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Singlespeed & Fixed Gear "I still feel that variable gears are only for people over forty-five. Isn't it better to triumph by the strength of your muscles than by the artifice of a derailer? We are getting soft...As for me, give me a fixed gear!"-- Henri Desgrange (31 January 1865 - 16 August 1940)

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Old 06-12-05, 10:04 AM   #1
jinx_removing
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Novice Wheelbuilding Advice

Have no fear!

For a long time I was intimidated by the process of wheelbuilding but I finally decided to give it a shot. I thought for sure it would be a lot more difficult than it actually turned out to be. This is primarily due to the fact that a lot of folks talk about it like some magical art that can only be mastered by a few supertalented people.

The realization:

It's not that hard.

My advice:

Patience - It took me about 4 hours to finish the front wheel. It was frustrating but, like learning to ride a bike, once I got the hang of it the rest was a snap. The rear wheel only took and hour and a half. Now go build some wheels!

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Old 06-12-05, 10:30 AM   #2
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Congratulations! You're absolutely right. My very first build was radially laced which made things a bit less intimidating.
Love that avatar of your's. One of my favorite albums.
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Old 06-12-05, 11:23 AM   #3
Jaminsky
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Are those DA high flange there?
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Old 06-12-05, 11:47 AM   #4
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I 100% agree, wheelbuilding isn't that hard, just time consuming. I recently taught myself how to and have been couriering on the wheels for a few weeks with no problems so far.

Looks like formula/IRO laced to MA3's.


Why did you decide to lace the front radial spokes from the inside of the flange?
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Old 06-12-05, 11:49 AM   #5
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Originally Posted by techone
Why did you decide to lace the front radial spokes from the inside of the flange?
i was wondering the same thing.
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Old 06-12-05, 12:52 PM   #6
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i have a question... so i want to lace my wheels.. 1x front 3x back.. on high flange hubs into torelli master rims.. that are old school style (no v) .. how do i figure out what spokes to use? and how do i know the proper tension? thanks..
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Old 06-12-05, 01:15 PM   #7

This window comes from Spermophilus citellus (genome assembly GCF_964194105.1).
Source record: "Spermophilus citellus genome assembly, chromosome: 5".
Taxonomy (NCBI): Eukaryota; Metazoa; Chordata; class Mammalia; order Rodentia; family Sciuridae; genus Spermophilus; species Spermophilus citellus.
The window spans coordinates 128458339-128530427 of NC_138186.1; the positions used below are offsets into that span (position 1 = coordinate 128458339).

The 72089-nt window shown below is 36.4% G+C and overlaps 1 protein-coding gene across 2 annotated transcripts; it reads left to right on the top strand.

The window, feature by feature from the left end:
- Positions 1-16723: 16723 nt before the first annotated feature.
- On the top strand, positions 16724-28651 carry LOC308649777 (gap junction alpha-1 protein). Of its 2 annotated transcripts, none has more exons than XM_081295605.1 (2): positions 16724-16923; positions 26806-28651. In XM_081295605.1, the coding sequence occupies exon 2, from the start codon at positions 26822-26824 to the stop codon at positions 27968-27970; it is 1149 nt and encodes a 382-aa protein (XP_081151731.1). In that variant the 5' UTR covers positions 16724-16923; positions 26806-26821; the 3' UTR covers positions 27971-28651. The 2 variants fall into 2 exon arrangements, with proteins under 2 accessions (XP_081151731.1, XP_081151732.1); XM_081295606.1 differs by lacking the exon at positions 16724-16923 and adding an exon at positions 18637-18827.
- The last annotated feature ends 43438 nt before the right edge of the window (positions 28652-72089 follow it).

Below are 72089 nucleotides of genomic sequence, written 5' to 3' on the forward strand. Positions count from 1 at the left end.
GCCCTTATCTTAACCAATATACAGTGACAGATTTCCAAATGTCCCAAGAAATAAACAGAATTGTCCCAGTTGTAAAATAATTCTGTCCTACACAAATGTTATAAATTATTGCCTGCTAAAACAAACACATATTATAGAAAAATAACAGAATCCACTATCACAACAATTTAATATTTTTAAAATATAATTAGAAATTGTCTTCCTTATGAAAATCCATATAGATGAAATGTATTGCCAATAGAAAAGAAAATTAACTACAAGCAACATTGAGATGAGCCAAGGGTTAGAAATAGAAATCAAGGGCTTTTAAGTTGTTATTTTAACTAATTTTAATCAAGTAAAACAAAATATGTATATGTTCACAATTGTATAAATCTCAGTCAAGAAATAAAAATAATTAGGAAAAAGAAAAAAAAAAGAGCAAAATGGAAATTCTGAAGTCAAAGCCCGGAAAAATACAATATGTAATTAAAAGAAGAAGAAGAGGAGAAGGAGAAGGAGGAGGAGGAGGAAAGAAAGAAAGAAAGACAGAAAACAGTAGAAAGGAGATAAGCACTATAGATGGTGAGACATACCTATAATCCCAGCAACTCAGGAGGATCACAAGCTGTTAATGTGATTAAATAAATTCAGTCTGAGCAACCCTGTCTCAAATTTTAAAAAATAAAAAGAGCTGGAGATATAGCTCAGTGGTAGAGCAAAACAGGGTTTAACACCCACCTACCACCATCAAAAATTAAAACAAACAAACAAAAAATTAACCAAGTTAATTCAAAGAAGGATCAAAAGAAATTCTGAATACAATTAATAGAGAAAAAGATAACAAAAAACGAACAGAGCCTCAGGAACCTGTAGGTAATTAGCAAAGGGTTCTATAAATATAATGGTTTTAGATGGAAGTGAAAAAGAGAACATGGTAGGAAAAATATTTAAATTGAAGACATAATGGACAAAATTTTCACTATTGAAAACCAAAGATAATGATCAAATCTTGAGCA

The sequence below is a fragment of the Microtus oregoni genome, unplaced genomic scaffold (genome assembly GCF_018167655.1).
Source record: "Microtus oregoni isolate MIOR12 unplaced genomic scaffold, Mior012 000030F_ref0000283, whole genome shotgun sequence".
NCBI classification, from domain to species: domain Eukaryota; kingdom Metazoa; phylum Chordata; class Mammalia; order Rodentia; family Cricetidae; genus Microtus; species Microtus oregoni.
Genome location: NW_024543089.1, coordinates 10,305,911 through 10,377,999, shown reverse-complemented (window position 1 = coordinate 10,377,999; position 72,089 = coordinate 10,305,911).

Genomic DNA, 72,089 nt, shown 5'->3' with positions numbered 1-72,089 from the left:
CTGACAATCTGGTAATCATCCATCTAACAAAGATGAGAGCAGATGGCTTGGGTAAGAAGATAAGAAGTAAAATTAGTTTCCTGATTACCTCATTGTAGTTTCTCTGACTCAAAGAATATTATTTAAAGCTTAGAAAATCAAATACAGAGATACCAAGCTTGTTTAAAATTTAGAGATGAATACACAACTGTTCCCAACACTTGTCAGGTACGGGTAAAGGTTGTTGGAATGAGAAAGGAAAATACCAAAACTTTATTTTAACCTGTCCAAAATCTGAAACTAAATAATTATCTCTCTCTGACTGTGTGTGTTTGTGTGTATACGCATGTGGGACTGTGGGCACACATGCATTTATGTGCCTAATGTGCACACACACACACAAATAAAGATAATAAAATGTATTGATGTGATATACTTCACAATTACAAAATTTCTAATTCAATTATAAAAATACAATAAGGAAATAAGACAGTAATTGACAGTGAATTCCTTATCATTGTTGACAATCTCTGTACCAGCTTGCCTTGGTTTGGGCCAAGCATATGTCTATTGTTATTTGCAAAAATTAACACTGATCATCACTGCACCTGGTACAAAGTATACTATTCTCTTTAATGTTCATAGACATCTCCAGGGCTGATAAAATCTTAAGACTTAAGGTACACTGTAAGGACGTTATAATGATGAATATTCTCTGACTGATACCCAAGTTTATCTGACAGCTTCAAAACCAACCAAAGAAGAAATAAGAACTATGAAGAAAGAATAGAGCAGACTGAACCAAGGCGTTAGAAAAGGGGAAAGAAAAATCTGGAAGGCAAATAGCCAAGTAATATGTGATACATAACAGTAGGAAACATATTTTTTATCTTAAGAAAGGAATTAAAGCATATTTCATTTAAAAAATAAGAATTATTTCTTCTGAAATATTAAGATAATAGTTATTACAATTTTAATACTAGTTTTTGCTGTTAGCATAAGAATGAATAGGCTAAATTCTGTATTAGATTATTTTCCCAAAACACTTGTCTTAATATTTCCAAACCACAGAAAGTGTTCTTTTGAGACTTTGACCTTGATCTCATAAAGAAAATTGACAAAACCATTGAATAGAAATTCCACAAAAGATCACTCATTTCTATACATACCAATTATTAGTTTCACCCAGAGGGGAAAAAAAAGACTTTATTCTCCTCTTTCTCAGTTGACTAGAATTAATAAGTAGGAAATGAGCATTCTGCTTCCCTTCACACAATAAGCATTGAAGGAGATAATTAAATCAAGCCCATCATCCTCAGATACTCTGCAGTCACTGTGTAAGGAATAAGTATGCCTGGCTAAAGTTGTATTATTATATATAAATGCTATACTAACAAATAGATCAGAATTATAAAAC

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Spocalc (Google it) will tell you spoke length (butted, aero, etc is up to you) and the tension you get from the rim manufacturer. They've all got recommended tension but generally 100 - 120 kgf is the accepted range with current Mavic's being at the low end of the spectrum.

Congrats on the wheel build. Yeah, it's surprisingly not hard, especially those dishless single speeders. I think the real measure of a builder's skill is probably the speed with which they can accomplish it, how true they remain without maintenance, and super weirdo setups (as an extreme, I'm thinking of Sheldon's 63-speed machine).

Edit: oh yeah, the lacing pattern. Head out provides the least stress on the spoke elbow. On the other hand, head in gives a slightly higher bracing angle which should make the wheel laterally stiffer in theory. In actuality, I bet the effect is negligible.
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Old 06-12-05, 11:23 PM   #8
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Nice looking wheels, man. I built my fixed wheels up last year and highly recommend the experience to most everyone. I love knowing every intimate detail of my bicycle. It helps you push limits and locate problems in the future. Again, nice build.
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Old 06-13-05, 01:26 AM   #9
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Quote:
Originally Posted by sloppy robot
and how do i know the proper tension? thanks..
use the guide to tension in spokecalc (as mentioned by BT) and then consider using a tuning fork to match pitch and tension.

length of spoke considered, the tension in the spokes accords with a musical pitch. The technique works for me anyway.

http://www.bikexprt.com/bicycle/tension.htm

cheers


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Old 06-13-05, 05:51 AM   #10
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anybody here use washers? they're supposed to make for a stronger, nicer wheel. is this the case?
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